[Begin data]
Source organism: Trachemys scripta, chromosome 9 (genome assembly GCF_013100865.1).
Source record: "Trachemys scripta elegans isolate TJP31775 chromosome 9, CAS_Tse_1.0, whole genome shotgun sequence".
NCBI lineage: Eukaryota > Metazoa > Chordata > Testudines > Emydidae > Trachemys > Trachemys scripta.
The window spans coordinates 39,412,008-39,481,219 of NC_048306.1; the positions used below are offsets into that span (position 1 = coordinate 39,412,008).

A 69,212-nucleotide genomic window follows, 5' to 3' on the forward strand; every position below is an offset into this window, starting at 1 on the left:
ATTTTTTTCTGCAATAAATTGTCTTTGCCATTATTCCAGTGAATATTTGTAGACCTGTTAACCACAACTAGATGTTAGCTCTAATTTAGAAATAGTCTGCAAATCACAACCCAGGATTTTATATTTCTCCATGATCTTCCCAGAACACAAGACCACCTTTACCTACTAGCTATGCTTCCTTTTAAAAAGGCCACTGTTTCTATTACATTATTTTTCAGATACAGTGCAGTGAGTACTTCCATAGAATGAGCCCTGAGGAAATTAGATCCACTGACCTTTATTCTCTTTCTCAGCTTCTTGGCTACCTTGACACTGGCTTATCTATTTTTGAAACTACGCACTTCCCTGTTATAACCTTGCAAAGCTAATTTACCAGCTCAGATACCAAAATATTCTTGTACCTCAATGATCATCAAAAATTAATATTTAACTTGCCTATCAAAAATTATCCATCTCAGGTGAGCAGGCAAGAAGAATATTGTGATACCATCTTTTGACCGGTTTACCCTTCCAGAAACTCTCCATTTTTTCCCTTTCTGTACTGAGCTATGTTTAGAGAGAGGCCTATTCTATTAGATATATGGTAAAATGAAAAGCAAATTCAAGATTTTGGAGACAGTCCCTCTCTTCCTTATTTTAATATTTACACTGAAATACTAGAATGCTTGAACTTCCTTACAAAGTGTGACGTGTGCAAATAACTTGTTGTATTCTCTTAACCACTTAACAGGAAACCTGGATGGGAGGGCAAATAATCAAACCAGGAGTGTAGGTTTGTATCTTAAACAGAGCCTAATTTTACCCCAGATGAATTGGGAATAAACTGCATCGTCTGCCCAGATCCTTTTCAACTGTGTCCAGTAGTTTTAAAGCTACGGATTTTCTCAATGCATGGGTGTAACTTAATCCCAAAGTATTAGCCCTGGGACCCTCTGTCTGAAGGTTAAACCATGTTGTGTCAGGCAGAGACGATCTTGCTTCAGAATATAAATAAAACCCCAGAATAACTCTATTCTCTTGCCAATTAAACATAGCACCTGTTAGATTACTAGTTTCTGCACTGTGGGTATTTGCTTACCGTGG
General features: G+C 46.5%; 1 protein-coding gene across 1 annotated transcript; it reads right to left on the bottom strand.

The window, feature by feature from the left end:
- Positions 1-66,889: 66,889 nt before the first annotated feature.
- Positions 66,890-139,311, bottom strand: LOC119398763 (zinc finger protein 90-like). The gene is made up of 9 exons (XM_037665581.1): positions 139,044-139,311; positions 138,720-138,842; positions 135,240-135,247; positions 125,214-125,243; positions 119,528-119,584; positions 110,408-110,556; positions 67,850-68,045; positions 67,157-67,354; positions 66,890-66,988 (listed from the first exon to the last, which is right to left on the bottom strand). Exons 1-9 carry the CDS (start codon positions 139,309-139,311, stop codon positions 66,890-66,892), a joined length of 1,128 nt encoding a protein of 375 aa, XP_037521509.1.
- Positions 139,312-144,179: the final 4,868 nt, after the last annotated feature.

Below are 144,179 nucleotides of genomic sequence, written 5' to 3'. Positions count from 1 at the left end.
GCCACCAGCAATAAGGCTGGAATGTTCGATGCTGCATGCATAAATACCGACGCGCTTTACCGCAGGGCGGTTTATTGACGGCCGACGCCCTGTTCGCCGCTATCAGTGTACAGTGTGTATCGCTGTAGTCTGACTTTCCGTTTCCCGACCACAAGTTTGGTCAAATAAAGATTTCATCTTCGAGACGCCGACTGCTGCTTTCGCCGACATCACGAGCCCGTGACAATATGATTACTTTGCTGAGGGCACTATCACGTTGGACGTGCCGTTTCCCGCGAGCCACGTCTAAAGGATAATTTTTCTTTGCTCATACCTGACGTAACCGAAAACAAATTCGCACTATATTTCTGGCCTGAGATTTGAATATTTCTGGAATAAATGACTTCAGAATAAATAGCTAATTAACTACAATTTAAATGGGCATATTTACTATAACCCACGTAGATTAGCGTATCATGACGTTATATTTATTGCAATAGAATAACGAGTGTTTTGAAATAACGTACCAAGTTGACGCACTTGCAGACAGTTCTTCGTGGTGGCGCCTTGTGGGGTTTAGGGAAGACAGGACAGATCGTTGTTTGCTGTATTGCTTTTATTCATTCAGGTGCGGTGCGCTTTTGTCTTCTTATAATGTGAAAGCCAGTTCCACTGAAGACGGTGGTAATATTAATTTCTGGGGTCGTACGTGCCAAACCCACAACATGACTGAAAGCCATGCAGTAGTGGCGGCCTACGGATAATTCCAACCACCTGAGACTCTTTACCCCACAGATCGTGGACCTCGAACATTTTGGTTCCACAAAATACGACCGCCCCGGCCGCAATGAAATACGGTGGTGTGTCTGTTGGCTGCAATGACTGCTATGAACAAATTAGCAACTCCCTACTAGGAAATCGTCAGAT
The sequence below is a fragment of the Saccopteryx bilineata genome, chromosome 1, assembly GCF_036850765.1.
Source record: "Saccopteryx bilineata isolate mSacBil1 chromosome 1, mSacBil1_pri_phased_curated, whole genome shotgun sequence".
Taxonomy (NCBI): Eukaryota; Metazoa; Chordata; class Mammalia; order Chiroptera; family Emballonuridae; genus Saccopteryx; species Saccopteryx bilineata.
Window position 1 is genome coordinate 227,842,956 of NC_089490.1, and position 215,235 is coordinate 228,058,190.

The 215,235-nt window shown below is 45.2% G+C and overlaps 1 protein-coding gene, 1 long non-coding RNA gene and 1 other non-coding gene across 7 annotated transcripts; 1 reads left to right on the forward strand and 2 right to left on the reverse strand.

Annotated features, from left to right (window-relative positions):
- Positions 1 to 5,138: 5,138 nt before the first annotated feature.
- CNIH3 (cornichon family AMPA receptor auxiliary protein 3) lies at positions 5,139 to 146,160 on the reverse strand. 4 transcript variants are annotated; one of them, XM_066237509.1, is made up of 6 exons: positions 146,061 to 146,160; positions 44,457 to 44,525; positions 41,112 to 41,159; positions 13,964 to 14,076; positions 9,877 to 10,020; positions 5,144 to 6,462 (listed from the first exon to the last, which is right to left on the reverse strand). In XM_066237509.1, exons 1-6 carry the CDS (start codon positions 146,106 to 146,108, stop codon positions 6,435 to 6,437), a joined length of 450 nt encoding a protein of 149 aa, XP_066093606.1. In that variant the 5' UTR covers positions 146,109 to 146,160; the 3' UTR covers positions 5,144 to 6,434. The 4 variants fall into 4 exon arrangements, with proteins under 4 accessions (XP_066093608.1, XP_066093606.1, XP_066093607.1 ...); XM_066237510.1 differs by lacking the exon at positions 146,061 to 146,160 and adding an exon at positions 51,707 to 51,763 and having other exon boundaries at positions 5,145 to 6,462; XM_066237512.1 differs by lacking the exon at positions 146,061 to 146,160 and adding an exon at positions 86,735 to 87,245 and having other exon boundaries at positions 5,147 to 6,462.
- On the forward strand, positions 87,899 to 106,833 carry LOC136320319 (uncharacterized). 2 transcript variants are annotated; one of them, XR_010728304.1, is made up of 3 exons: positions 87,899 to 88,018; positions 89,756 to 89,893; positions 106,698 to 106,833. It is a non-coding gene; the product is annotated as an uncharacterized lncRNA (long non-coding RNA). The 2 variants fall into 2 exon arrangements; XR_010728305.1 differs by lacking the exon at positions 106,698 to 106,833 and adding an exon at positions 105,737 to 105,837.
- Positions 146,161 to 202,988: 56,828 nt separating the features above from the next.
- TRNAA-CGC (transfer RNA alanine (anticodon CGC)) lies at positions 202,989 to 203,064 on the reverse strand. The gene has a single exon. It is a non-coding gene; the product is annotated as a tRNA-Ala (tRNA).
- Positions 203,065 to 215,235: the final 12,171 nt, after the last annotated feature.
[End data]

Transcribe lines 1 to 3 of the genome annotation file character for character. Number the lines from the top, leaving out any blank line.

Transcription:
Source organism: Trachemys scripta, chromosome 9 (genome assembly GCF_013100865.1).
Source record: "Trachemys scripta elegans isolate TJP31775 chromosome 9, CAS_Tse_1.0, whole genome shotgun sequence".
NCBI lineage: Eukaryota > Metazoa > Chordata > Testudines > Emydidae > Trachemys > Trachemys scripta.